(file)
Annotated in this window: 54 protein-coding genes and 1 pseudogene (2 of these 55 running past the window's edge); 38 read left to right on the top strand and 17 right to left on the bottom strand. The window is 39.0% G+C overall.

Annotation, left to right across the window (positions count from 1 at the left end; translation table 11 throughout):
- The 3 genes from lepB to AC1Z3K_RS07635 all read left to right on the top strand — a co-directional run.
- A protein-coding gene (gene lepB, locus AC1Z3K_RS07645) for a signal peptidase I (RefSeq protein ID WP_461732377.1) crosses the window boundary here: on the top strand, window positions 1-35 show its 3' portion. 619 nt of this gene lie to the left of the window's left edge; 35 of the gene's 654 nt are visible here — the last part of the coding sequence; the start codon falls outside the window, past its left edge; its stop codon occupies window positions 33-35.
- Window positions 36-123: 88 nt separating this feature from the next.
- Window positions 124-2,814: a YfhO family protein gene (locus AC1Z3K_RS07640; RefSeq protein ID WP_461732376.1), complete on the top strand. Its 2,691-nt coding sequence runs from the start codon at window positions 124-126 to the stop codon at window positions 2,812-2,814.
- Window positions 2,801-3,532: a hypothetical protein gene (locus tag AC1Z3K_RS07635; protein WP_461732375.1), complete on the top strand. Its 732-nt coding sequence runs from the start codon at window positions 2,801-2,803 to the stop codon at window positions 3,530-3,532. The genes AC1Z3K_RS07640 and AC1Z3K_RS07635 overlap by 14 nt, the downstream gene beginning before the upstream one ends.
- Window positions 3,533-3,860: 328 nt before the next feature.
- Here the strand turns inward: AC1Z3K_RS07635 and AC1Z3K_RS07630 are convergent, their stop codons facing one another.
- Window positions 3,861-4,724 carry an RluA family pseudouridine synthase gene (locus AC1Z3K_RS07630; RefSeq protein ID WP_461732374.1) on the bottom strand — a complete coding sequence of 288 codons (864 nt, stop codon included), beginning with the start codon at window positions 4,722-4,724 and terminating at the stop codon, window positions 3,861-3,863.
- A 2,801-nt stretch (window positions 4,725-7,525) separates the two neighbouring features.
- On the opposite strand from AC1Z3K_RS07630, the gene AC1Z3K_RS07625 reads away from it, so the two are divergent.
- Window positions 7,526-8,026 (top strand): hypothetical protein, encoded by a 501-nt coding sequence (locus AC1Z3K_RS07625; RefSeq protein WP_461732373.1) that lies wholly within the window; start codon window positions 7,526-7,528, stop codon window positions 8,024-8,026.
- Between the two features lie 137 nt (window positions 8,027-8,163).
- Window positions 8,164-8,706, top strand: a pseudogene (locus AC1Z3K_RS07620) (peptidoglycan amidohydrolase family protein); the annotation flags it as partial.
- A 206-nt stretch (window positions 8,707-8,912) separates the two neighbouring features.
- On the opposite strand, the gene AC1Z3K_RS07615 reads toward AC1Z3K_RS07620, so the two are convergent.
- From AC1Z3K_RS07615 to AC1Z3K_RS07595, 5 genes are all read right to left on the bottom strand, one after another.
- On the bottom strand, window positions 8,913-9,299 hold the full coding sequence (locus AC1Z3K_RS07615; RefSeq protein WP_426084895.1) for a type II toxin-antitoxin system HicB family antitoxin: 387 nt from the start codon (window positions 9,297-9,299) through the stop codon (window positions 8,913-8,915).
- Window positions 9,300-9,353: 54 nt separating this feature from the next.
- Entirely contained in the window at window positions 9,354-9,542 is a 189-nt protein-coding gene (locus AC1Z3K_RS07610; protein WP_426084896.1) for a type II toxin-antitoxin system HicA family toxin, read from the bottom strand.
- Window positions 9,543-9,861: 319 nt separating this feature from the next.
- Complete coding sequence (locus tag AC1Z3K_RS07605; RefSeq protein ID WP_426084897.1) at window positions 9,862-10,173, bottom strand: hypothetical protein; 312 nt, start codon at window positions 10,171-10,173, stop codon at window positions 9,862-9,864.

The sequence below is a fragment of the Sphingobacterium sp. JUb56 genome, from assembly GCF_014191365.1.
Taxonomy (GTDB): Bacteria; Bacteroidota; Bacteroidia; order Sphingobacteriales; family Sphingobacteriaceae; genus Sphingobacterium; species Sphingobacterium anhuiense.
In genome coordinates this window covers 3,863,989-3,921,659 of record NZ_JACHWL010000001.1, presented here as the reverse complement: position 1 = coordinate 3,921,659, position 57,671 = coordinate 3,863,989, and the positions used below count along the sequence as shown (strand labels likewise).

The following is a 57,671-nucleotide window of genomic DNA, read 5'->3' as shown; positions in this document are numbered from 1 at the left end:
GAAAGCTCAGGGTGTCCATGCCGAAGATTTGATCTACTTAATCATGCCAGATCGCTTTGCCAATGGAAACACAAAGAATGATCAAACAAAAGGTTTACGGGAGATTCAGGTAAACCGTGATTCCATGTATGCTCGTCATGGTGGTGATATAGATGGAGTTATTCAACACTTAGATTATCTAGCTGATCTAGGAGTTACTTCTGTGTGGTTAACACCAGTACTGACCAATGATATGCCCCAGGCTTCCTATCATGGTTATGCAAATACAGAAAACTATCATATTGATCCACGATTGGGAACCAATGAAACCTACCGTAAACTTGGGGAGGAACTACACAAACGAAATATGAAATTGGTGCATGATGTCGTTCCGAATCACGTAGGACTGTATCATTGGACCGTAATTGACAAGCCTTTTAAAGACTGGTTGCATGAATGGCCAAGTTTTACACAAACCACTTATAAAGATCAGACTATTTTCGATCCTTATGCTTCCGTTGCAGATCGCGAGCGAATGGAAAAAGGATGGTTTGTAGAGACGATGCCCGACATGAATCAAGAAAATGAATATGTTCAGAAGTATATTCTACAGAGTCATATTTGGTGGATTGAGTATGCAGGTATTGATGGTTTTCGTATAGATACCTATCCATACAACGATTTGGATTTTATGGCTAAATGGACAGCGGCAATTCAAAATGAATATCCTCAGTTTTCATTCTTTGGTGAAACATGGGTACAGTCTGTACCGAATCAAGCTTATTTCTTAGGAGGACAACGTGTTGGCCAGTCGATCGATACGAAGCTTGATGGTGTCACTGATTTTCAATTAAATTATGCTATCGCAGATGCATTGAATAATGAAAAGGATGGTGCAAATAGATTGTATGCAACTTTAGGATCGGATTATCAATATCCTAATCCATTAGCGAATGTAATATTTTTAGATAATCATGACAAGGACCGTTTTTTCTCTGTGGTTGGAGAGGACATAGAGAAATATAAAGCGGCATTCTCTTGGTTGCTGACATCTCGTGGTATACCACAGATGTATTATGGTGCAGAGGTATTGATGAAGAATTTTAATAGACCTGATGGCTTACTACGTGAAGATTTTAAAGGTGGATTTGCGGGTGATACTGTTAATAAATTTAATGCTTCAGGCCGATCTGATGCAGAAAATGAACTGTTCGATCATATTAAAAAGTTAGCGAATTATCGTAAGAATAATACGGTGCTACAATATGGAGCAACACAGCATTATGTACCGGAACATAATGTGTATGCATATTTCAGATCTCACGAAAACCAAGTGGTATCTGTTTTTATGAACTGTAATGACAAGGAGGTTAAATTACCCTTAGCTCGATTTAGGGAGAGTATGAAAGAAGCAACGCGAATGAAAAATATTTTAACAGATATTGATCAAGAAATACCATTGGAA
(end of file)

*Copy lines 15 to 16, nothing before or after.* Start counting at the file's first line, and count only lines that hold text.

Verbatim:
- Window positions 8,164-8,706, top strand: a pseudogene (locus AC1Z3K_RS07620) (peptidoglycan amidohydrolase family protein); the annotation flags it as partial.
- A 206-nt stretch (window positions 8,707-8,912) separates the two neighbouring features.